We’re at the age where we’ve had friends divorce, but generally the question with them has been why it took so long. We’ve been through transitions and tragedies. One set of us is still going strong at the 19 year mark.
Bottom line: neither of our partners is a flake with self-destructive tendencies.
I do not think either of our partners will have a mid-life crisis in a bad way. Sure, maybe a mid-life crisis, but not the stereotypical kind where the guy sheds the wife and tries to find himself, in the end either finding nothing or a much younger wife. I imagine our partners will instead find a new hobby or a new piece of electronic equipment, possibly a new career or a new start-up. It is unlikely that they’ll turn into internationally traveling bums like one of our former classmates.
Our guys keep busy. If they were idle rich they’d probably tool around with inventions. And gaming. And books. And not feel like they were missing something in life. They know how to entertain themselves so they don’t end up like a lost character in Emma who wouldn’t get into trouble if she just kept busy. Idle hands and all.
Even though #2’s partner isn’t my physical type (let’s just say our preferences on body hair are orthogonal), I used to sit next to him in various classes in high school and I like him a lot. He’s a really nice guy. Grounded. He’s already done his pudgy nerd to athletic stud thing and somehow seems to have survived without it causing him to question who he really is. (Same thing with figuring out his finances and you know, growing up.) Honestly he’s the first guy that #2 ever dated that I approved of. Not sure where she used to find those jerks but her partner is totally a keeper.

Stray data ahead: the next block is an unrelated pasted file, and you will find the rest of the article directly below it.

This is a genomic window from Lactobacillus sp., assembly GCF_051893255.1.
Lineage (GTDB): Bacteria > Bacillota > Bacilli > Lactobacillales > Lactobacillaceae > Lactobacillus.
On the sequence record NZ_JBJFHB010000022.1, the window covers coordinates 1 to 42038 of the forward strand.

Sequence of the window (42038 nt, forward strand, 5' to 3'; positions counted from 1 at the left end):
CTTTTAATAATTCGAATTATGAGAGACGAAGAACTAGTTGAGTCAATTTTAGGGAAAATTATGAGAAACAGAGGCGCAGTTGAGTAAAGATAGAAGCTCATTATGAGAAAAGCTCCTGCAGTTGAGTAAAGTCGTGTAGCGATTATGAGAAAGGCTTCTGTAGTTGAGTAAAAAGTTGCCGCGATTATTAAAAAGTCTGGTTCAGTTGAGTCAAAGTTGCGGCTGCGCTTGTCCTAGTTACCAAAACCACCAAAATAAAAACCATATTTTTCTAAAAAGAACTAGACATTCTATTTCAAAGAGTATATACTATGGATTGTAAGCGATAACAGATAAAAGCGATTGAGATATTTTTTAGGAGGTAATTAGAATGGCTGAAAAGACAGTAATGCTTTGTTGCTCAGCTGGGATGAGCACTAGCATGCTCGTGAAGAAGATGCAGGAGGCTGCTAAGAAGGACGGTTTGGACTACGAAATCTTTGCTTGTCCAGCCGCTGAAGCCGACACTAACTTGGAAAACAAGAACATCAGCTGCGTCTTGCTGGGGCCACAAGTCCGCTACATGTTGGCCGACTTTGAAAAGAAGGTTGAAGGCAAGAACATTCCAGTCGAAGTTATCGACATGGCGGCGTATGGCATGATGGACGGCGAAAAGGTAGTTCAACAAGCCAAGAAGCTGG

My partner, of course, is practically perfect in every way. The definition of keeper (or, you know, Mary Poppins… but he’s way sexier than Mary Poppins).
Maybe it’s our Midwestern pragmatism. But I think we and our partners have a good sense of who we ARE, even if we don’t always know what we want to DO. That who am I question just seems irrelevant. There are yummy foods to be eaten, wonderful books to be read. (In partners’ case add also: games to be played.) Navel gazing takes away from that. Sure there are professional goals and so on, but that’s either to get more money or because we’re aware that we’re playing a game and you progress in that game by hitting those goals. That and our research actually has some meaning– the questions are interesting and the answers are somewhat relevant. Some day we might decide we want to play new or different games, but that isn’t going to spark some sort of existential crisis, even during the search. My partner searches for a new hobby every 1-3 months. Careers take a bit longer, but it’s the same idea, just more lucrative.
I strongly recommend dating an engineer. Someone who spends more time with reality and less time navel gazing. Someone who appreciates what he has and builds on it rather than jumping on whatever the latest fad or far-out conference presentation is. Someone that you would trust to foster kittens in your house if he wanted to.
And this is why one should marry an engineer (or computer scientist).
(Really hoping this post doesn’t jinx anything…)